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A Napa Christchild; and Benicia's Letters

Yet Crescimir and Jovita said nothing


Everybody

wondered where the little Christchild had gone, and search was made, but, of course, unsuccessfully; yet Crescimir and Jovita said nothing.

Thus, in time, people forgot about the tiny elf and now there are few who have even heard of Crescimir's guest.

The pretty cottage may to-day be seen on the knoll near the wonderful, wide-spreading laurel tree and every Christmas Eve upon the chimney piece of its open hearted hearth may be seen a dark, glossy branch of hemlock with a bunch of toyone.

Before the fire sit Crescimir and Jovita singing the little Christmas carrol of the Illyrian children. Sometimes they think that they hear a sweet, soft voice joining in harmony with their own, but yet they are not sure but that it may perhaps be only the music of their own happy hearts, and smiling at Jovita, who holds the little Crescimir in her arms, Crescimir the Illyrian points to the branch above the hearth while the little one opens his eyes in wonderment.

"Was he not, Jovita mia, like the affection which is seen by all the world between lovers before marriage? And then the world wonders where it has gone when the priest has pronounced the two as one. But we married lovers will never tell, for we are content to know that our Christchild has sunken deep into our hearts where his song inaudible to others is heard by us forever and ever."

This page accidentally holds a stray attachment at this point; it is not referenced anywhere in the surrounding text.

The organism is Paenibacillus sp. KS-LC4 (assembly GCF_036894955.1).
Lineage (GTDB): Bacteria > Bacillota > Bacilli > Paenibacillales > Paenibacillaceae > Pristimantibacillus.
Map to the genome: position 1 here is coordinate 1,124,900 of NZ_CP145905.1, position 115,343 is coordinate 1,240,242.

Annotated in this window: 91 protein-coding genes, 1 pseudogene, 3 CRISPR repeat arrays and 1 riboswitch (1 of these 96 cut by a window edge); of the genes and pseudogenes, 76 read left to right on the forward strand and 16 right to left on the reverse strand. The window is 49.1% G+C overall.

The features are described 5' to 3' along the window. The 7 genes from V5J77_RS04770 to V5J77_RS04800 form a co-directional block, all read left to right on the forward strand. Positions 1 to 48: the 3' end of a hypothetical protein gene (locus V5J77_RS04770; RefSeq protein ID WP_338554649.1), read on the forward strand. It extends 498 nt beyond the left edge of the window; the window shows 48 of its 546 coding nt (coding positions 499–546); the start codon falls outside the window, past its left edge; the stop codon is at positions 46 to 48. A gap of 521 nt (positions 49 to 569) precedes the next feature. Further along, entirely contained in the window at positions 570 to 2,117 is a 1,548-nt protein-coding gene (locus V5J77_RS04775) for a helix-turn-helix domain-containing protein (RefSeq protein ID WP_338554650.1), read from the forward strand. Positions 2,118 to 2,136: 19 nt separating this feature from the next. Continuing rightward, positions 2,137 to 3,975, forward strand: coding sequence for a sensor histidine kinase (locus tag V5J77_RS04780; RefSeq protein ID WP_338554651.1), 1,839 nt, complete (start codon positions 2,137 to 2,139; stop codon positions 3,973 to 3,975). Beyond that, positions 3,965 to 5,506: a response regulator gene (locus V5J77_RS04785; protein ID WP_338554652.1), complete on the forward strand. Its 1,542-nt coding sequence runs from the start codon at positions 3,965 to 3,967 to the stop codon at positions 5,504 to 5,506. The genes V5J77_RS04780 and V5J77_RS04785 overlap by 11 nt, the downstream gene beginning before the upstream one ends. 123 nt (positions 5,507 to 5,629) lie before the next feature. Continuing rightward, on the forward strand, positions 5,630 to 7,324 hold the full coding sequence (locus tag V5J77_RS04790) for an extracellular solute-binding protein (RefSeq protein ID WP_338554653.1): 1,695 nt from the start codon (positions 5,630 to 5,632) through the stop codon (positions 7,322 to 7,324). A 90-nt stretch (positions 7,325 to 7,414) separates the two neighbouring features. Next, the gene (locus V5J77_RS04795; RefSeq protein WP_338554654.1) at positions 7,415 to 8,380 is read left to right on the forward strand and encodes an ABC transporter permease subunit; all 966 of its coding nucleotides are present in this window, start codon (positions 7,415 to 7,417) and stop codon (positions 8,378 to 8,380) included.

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[Illustration: Scroll]

Benicia's Letters.

After my aunt Benicia's death I found in her little desk a bundle of letters, which threw light upon the romance of her life, and on the reason perhaps of her refusing many offers which were known to have been made her by honoured Californians of the last generation. The letters are curious and interesting to me, and were written to my uncle by his chum, and enclosed many sketches.

The letters are in Spanish, but for your better understanding I have translated them with all their strange expressions as best I can.

At first I thought that I would destroy them, but as most of my friends who read them now, have long known my aunt Benicia, I feel sure that they will be, even in these practical days, interested and touched by the revelation they so suggest of a life-long love which filled the heart of the good, little woman, who is at last at rest.

GRUeNEN MARKT.

WUeRZBURG, 20th October, 18--.

DEAR JOSE:

How dull life here is, I cannot bear to look forward to the time so far ahead when I shall have done with the University, not that I shall be at all unhappy to leave and return to my dear California, but the twelve or sixteen months between now and then, make me shudder to think of.


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